The western diamond-backed rattlesnake has two breeding periods, the first occurring in the spring, and the second in late summer/autumn. Sperm from the latter period may be stored in the female’s body throughout the winter before being used to fertilise the eggs (8). The western diamond-backed rattlesnake bears live young, and litters may number from 4 to 61 offspring (3). The newborn snakes are well-developed, and already equipped with fangs and toxic venom, but do not reach sexual maturity until three to four years old (4).Top
Western diamond-backed rattlesnake range
The western diamond-backed rattlesnake inhabits the southern USA, and northern and central Mexico. In the USA, it can be found in south-eastern California, southern Nevada, Arizona, New Mexico, Texas, Oklahoma and Arkansas, while in Mexico, it occurs in extreme north-east Baja California, and northern states, south as far as Veracruz, and possibly Oaxaca (1)Top
Western diamond-backed rattlesnake habitat
The western diamond-backed rattlesnake can be found in arid and semi-arid habitats, including desert, plains, rocky hills, grassland, shrubland, woodland, dried river beds and coastal islands. It ranges from lowland regions to mountainous areas, at elevations of up to 2,440 metres above sea level, but typically occurs below 1,500 metres (1).Top
Western diamond-backed rattlesnake status
Classified as Least Concern (LC) on the IUCN Red List (1).Top
Western diamond-backed rattlesnake threats
With a wide range and a relatively stable population exceeding 100,000 adults, there is little threat to the western diamond-backed rattlesnake at present. Nevertheless, severe regional declines have occurred as a result of habitat destruction, road traffic, hunting and persecution. Organised hunts known as “rattlesnake roundups” occur in some states, with the aim of ridding the area of rattlesnakes (1). The hunts have been criticised on the basis that they not only disrupt the ecosystem, by removing an important rodent predator, but also use methods that are environmentally destructive and impact non-target species (9).Top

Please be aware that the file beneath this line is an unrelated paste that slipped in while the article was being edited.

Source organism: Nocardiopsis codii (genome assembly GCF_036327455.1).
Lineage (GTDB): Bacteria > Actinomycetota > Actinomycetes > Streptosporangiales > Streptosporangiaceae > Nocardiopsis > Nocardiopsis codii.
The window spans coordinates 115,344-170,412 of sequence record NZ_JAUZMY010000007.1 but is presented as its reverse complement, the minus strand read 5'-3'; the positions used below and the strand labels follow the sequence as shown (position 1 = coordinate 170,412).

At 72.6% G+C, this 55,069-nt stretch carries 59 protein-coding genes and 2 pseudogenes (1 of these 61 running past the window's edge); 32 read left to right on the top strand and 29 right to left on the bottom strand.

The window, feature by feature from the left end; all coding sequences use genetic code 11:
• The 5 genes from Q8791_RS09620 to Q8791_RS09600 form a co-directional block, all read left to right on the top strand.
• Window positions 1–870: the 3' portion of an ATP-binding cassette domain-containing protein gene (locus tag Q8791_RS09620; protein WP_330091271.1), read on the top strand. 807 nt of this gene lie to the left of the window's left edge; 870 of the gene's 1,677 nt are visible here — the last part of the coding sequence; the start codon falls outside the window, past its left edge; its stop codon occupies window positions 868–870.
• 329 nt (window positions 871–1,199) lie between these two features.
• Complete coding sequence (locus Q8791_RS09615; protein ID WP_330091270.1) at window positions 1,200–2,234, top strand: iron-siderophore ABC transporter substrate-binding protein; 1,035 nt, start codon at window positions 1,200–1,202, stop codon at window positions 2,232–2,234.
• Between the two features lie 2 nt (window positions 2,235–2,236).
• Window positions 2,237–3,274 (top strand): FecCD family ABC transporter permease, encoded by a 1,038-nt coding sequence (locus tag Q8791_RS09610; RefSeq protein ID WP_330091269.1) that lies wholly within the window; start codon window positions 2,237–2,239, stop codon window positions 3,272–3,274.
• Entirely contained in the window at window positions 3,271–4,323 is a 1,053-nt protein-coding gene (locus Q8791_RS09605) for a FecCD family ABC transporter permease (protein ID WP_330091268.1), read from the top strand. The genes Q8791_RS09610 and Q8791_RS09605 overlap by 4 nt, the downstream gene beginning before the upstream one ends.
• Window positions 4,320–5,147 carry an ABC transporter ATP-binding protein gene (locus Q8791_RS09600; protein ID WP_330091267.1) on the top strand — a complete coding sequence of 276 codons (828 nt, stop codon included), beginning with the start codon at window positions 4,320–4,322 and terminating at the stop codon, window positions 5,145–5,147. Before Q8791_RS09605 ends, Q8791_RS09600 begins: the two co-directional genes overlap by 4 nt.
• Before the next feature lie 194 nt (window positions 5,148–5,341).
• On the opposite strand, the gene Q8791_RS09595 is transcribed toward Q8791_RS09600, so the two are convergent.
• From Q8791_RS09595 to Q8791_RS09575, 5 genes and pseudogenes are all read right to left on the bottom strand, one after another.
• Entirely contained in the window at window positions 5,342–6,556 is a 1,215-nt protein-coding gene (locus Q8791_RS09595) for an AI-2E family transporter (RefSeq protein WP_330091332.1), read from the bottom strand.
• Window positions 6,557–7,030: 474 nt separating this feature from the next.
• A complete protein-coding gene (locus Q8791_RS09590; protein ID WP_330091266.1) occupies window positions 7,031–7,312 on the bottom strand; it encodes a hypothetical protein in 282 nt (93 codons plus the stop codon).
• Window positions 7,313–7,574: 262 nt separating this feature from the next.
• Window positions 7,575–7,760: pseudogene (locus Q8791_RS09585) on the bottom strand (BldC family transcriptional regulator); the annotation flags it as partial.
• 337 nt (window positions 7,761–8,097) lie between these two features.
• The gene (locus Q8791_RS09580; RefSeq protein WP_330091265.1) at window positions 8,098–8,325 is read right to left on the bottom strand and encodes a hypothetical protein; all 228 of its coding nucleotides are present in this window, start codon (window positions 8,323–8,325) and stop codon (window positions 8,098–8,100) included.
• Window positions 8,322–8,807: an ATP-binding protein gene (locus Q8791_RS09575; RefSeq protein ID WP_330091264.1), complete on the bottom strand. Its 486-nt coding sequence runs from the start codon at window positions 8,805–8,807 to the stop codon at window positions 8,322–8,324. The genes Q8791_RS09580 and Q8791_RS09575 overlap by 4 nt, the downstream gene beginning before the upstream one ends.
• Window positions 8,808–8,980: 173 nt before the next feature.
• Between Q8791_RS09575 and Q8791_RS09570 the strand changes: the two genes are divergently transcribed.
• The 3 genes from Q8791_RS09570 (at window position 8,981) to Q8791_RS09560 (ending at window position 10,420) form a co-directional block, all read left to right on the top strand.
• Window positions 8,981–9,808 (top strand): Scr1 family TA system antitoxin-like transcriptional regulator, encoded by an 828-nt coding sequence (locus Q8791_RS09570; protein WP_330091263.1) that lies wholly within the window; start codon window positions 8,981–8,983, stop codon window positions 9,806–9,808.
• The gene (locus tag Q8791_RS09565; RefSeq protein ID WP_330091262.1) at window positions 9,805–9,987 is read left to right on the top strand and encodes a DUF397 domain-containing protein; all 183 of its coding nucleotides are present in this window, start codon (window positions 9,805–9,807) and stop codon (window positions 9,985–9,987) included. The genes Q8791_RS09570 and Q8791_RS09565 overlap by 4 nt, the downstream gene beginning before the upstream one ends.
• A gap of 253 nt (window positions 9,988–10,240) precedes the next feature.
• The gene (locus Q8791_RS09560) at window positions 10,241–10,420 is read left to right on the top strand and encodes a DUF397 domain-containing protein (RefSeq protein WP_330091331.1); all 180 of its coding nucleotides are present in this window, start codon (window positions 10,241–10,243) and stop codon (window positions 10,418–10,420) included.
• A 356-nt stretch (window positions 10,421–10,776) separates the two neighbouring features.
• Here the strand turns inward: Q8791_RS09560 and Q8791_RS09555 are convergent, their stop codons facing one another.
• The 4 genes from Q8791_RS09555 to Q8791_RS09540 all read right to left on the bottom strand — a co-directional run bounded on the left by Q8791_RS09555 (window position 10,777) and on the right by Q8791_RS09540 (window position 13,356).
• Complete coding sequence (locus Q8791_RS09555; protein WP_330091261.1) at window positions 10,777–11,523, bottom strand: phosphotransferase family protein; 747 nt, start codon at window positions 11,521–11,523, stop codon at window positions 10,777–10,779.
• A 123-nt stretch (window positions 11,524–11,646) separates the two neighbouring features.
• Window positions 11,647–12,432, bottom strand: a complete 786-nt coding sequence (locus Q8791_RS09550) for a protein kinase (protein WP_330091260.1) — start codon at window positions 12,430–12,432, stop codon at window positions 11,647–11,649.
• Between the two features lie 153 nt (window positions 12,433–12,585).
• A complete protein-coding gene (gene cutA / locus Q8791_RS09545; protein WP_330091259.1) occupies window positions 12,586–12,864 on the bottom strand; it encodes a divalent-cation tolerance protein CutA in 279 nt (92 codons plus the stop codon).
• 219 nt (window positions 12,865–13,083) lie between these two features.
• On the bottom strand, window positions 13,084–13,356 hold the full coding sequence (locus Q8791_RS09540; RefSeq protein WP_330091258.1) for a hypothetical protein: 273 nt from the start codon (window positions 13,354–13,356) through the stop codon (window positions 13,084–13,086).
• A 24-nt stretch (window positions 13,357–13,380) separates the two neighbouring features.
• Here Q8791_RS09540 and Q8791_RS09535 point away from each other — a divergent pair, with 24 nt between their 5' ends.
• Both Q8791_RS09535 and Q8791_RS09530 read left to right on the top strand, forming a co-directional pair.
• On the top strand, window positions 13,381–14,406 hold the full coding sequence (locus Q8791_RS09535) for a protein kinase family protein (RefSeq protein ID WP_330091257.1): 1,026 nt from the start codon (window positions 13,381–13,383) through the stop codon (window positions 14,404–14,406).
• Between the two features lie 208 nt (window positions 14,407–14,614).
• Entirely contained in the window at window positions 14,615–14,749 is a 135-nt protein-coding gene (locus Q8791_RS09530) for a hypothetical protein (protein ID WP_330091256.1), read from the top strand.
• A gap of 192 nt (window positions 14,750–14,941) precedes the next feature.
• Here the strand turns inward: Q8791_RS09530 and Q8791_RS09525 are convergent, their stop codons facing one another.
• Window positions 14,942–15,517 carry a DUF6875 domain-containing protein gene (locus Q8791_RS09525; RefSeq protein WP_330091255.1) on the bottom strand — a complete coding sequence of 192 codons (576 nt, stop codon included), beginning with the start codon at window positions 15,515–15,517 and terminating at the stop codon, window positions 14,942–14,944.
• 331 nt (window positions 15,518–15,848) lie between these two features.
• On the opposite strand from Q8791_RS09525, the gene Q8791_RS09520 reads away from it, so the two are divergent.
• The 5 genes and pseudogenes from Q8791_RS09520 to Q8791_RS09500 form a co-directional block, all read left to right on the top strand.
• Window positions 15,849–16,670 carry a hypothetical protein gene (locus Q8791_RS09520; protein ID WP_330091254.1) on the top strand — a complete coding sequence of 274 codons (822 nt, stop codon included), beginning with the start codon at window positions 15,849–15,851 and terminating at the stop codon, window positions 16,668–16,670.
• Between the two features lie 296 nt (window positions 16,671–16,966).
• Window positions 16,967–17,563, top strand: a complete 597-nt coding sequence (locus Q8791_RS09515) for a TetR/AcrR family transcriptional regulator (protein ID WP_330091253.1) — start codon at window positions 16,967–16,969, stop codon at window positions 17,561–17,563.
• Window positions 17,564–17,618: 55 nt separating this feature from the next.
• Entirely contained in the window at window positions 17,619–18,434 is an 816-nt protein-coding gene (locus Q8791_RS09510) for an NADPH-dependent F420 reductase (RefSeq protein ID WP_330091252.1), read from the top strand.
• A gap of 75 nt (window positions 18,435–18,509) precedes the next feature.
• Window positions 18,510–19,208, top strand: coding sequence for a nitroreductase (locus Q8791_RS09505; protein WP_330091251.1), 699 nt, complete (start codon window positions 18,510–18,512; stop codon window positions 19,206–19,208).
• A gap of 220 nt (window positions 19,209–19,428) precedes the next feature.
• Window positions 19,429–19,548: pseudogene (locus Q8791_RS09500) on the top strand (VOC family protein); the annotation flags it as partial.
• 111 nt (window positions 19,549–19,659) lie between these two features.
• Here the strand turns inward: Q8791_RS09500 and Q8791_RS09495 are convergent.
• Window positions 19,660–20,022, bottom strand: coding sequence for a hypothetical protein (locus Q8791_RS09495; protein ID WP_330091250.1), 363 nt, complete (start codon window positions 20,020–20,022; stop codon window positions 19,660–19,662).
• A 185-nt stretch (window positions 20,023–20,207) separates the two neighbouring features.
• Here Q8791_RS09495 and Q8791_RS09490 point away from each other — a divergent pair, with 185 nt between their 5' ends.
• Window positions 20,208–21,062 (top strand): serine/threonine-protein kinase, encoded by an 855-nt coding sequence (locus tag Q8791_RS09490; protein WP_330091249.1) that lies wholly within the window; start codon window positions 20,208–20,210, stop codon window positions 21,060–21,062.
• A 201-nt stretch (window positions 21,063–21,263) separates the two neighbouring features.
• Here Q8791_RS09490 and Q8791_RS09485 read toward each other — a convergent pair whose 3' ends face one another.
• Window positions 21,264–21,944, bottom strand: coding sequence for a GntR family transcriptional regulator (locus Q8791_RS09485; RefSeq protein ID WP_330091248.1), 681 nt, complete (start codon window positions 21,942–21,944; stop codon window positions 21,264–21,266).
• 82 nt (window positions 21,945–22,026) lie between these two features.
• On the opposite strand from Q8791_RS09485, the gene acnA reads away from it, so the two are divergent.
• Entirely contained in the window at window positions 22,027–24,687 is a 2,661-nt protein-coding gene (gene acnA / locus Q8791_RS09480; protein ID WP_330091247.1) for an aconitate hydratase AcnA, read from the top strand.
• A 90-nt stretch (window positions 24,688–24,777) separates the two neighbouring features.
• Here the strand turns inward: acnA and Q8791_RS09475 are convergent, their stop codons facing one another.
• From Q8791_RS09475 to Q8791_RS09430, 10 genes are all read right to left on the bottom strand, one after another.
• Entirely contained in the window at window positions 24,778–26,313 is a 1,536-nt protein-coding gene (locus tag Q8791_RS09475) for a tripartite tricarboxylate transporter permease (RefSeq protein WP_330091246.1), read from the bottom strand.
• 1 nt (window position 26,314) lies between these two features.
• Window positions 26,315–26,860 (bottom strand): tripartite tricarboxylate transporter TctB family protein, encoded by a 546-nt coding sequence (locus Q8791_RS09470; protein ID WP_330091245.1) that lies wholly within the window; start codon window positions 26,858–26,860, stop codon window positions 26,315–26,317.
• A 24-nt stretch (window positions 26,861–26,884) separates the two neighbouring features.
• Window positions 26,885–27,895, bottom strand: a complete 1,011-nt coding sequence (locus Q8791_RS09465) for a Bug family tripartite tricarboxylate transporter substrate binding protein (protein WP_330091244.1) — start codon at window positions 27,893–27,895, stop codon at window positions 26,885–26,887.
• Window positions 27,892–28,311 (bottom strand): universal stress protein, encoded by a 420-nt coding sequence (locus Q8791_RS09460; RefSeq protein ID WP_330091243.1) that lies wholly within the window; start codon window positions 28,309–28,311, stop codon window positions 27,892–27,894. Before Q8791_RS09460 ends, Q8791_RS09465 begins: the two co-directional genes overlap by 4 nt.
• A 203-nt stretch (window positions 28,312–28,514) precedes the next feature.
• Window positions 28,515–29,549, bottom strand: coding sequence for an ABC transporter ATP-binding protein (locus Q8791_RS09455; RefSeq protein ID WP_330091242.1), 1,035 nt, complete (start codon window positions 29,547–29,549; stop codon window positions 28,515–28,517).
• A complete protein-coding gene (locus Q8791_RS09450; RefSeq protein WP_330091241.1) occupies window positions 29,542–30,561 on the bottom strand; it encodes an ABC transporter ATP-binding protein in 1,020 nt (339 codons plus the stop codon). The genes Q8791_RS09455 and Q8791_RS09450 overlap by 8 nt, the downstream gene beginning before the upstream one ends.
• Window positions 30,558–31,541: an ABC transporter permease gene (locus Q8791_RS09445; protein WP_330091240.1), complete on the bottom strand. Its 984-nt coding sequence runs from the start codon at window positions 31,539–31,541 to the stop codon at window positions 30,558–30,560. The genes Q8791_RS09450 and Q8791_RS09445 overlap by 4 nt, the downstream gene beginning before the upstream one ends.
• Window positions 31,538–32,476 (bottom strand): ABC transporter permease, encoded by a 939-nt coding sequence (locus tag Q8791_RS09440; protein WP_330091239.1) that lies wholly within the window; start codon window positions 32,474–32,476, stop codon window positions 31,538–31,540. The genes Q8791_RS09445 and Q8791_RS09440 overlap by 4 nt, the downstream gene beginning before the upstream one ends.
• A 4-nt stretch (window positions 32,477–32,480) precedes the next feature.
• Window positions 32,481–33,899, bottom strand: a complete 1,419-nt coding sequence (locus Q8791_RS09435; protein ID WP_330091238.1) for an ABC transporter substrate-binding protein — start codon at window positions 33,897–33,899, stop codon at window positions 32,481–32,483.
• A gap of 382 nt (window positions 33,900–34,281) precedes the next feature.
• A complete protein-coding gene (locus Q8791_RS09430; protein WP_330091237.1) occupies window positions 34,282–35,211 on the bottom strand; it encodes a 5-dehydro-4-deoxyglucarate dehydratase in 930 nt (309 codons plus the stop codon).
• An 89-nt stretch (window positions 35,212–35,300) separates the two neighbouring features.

Western diamond-backed rattlesnake conservation
While there are currently no known conservation measures specifically targeting the western diamond-backed rattlesnake, this species occurs in several protected areas throughout its range (1).Top
Find out more
To learn more about the issues surrounding “rattlesnake roundups” visit:
AuthenticationThis information is awaiting authentication by a species expert, and will be updated as soon as possible. If you are able to help please contact: email@example.comTop
More »Related species
Play the Team WILD game
MyARKive offers the scrapbook feature to signed-up members, allowing you to organize your favourite ARKive images and videos and share them with friends.
Terms and Conditions of Use of Materials
Copyright in this website and materials contained on this website (Material) belongs to Wildscreen or its licensors.
Visitors to this website (End Users) are entitled to:
End Users shall not copy or otherwise extract, alter or manipulate Material other than as permitted in these Terms and Conditions of Use of Materials.
Additional use of flagged material
Green flagged material
Certain Material on this website (Licence 4 Material) displays a green flag next to the Material and is available for not-for-profit conservation or educational use. This material may be used by End Users, who are individuals or organisations that are in our opinion not-for-profit, for their not-for-profit conservation or not-for-profit educational purposes. Low resolution, watermarked images may be copied from this website by such End Users for such purposes. If you require high resolution or non-watermarked versions of the Material, please contact Wildscreen with details of your proposed use.
Creative commons material
Certain Material on this website has been licensed to Wildscreen under a Creative Commons Licence. These images are clearly marked with the Creative Commons buttons and may be used by End Users only in the way allowed by the specific Creative Commons Licence under which they have been submitted. Please see http://creativecommons.org for details.
Any other use
Please contact the copyright owners directly (copyright and contact details are shown for each media item) to negotiate terms and conditions for any use of Material other than those expressly permitted above. Please note that many of the contributors to ARKive are commercial operators and may request a fee for such use.
Save as permitted above, no person or organisation is permitted to incorporate any copyright material from this website into any other work or publication in any format (this includes but is not limited to: websites, Apps, CDs, DVDs, intranets, extranets, signage, digital communications or on printed materials for external or other distribution). Use of the Material for promotional, administrative or for-profit purposes is not permitted.